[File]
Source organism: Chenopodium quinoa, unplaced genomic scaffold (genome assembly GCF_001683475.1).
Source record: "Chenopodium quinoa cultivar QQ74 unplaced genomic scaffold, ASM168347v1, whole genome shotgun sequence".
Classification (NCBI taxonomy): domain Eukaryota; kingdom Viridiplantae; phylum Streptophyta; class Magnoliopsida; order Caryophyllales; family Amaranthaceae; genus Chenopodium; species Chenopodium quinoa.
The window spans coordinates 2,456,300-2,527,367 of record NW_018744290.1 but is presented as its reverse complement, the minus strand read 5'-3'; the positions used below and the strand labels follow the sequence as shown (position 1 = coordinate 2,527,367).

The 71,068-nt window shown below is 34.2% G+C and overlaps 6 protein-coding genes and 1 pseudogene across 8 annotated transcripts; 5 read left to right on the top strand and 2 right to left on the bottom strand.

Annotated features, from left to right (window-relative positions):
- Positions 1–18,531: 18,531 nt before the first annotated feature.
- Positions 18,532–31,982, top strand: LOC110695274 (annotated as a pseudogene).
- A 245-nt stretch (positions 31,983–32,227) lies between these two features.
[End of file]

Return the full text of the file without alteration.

Source organism: Chenopodium quinoa, unplaced genomic scaffold (genome assembly GCF_001683475.1).
Source record: "Chenopodium quinoa cultivar QQ74 unplaced genomic scaffold, ASM168347v1, whole genome shotgun sequence".
Classification (NCBI taxonomy): domain Eukaryota; kingdom Viridiplantae; phylum Streptophyta; class Magnoliopsida; order Caryophyllales; family Amaranthaceae; genus Chenopodium; species Chenopodium quinoa.
The window spans coordinates 2,456,300-2,527,367 of record NW_018744290.1 but is presented as its reverse complement, the minus strand read 5'-3'; the positions used below and the strand labels follow the sequence as shown (position 1 = coordinate 2,527,367).

The 71,068-nt window shown below is 34.2% G+C and overlaps 6 protein-coding genes and 1 pseudogene across 8 annotated transcripts; 5 read left to right on the top strand and 2 right to left on the bottom strand.

Annotated features, from left to right (window-relative positions):
- Positions 1–18,531: 18,531 nt before the first annotated feature.
- Positions 18,532–31,982, top strand: LOC110695274 (annotated as a pseudogene).
- A 245-nt stretch (positions 31,983–32,227) lies between these two features.